In this actual physical lineage of Jesus, He is shown as being descended from David but not through the line of Jeconiah (alt. Jehoiachin or Coniah). This is important since God had disqualified any descendant of Jeconiah from being the Messiah. If Matthew's legal lineage was all that mattered, Jesus would have had claim to the throne of David through mere physical descent, but the prophet Jeremiah recorded God's statement that no ruler would come via a descendant of Jeconiah.
Shortly after, Jeremiah reconfirms that the Messiah would still come from David.
According to Luke, who knew Jesus' mother Mary and could verify her account, Jesus fulfilled all these Messianic prophecies.
For the skeptics who claim that the two genealogies are
contradictory, making one or both to be fraudulent, the weight of
history is against them. Both the gospel of Luke and Matthew
circulated from the early days of the church and were accepted as
being true without any hint to the contrary. In fact, during those
early days of circulation, no evidence of contradiction was brought
forth. And if, as some claim, the early church was manufacturing or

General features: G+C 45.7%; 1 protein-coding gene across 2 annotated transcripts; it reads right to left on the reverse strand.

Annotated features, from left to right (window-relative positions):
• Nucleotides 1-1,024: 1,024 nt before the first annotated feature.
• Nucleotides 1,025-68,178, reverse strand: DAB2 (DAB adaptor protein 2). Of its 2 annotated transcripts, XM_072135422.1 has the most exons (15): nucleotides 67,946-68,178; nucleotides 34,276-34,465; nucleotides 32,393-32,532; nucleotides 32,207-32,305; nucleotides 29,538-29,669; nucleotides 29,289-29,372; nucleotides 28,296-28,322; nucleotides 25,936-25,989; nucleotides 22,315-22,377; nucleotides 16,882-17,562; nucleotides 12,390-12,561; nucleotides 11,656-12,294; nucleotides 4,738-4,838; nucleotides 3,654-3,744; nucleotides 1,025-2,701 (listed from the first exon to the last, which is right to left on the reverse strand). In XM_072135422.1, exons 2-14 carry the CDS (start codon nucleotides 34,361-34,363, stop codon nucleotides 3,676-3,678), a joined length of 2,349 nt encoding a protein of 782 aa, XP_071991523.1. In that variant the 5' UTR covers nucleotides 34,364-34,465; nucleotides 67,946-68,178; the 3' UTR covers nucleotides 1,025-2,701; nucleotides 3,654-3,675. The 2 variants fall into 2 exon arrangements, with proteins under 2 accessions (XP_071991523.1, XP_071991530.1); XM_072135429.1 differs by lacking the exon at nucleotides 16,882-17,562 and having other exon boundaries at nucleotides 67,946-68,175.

changing Scriptures for its own purposes, don't you think that they
would have harmonized the two if they were considered contradictory? End
Note 2 Again, the evidence of many early manuscripts and
fragments is that both genealogies are accurate transmissions of the
facts as recorded. What we're left with are two gospels, with two
different perspectives, and a shared goal of revealing the truth of God.
Only if the early church could have known with certainty would the Apostle Paul (died circa 69 A.D.) so confidently write:
This is a clear testimony that Paul knew Jesus was physically descended from David, something that Luke, a companion of Paul, was well aware of and recorded in his gospel. Throughout the earliest of church history many others likewise affirmed this assertion:
1. Matthew counts Jeconiah (alt. Jehoiachin) twice in his summary royal line genealogy. Because the exile, as a prominent and defining event in the history of Israel was one of his division points, it is legitimate that he lists him twice. Jeconiah before the exile was Jeconiah in disgrace, Jeconiah after the exile had happened was Jeconiah restored.
2. Perhaps the earliest skeptic to raise the red-herring that Jesus' genealogies don't match, claiming this made them an invalid invention, was a guy by the name of Julian. Okay, he was Roman Emperor Flavius Claudius Julianus (circa 332-363 A.D.) but he was more commonly known as Julian the Apostate, as he most certainly was. He wrote a treatise against Christianity called "Against the Galileans" in Book I he wrote:
(c) 2009 Brent